Some of the major sites of interest in the province are Gang Bangkok Mosque (Medan's oldest mosque),  Parisada Hindu Dharma Temple,  Vihara Gunung Timur, the Roman Catholic and Protestant churches.  In addition,  the capital city of Medan  has several  buildings that were constructed in the colonial-style architecture.  These buildings  include the general post office and the Dutch Church.  

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Rumah Gadang

Turner, Peter. et.al. 1995.  Indonesia: A Lonely Planet Travel Survival Kit.  Hong Kong: Lonely Planet Publication

West Sumatra is the home of the Minangkabau ethnic group.  This group comprises 95% of the total population of the province.  The capital city is Padang which the third largest city in Sumatra.  Islam is a main religon in addition to Christianity and Hinduism.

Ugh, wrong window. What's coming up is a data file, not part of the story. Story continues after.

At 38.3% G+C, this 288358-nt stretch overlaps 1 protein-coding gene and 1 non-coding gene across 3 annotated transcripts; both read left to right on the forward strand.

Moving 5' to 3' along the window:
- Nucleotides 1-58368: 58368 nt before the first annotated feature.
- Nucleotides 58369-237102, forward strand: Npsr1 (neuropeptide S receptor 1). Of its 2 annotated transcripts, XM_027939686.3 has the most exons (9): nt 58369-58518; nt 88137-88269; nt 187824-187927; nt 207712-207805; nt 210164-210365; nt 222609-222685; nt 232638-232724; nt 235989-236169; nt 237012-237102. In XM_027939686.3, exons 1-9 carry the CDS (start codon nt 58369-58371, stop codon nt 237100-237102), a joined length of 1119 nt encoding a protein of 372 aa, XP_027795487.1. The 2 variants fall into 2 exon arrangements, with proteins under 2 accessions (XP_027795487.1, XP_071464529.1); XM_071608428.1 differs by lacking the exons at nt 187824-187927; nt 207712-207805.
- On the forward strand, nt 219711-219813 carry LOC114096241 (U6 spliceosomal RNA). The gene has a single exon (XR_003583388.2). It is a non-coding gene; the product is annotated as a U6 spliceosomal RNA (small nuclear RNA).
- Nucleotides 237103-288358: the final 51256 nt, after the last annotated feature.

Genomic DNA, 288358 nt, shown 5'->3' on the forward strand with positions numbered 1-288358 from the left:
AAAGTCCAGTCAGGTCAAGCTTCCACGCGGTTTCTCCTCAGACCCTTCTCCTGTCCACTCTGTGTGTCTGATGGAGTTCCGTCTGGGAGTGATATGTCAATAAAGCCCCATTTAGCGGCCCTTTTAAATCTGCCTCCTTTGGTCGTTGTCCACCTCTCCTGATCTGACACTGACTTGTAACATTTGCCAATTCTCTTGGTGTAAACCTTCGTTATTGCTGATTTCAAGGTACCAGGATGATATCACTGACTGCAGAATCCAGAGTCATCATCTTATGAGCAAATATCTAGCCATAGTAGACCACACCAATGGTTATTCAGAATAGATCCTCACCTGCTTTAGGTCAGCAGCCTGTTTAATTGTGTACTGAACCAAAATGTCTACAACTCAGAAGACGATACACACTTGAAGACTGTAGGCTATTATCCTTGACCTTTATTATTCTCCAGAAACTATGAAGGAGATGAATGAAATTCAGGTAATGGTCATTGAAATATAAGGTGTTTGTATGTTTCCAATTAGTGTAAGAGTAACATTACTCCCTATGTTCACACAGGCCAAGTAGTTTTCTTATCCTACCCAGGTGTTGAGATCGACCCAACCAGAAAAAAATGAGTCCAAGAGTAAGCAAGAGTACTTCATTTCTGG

This province is known for its unique Minang culture of matrilineality.   Unlike most ethnic groups in Indonesia,  the Minangkabau people believe that mothers are the heads of families as well as decision makers.  In fact,  in marriage arrangements,   the woman's family generally initiates the proposal.
      "Rumah Gadang"  or the "Big House" is a famous cultural site of this province.  The house is usually a place where young people hang out, a meeting  room  for elders, and  generally a gathering space for families.

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Perfect waves and idyllic scenery
Destination: Indonesia, Your Travel Planner, 1997. Hongkong: Ismay Publication, Ltd.

       Jambi  became a province in 1957 and has one and a half million inhabitants.   They are Chinese,  Arabs,  Japanese, Malaysians, Pakistanis,  Javanese, Minangkabaus, Sundanese, Bataks, and the earliest inhabitants of Jambi and  the Kubus.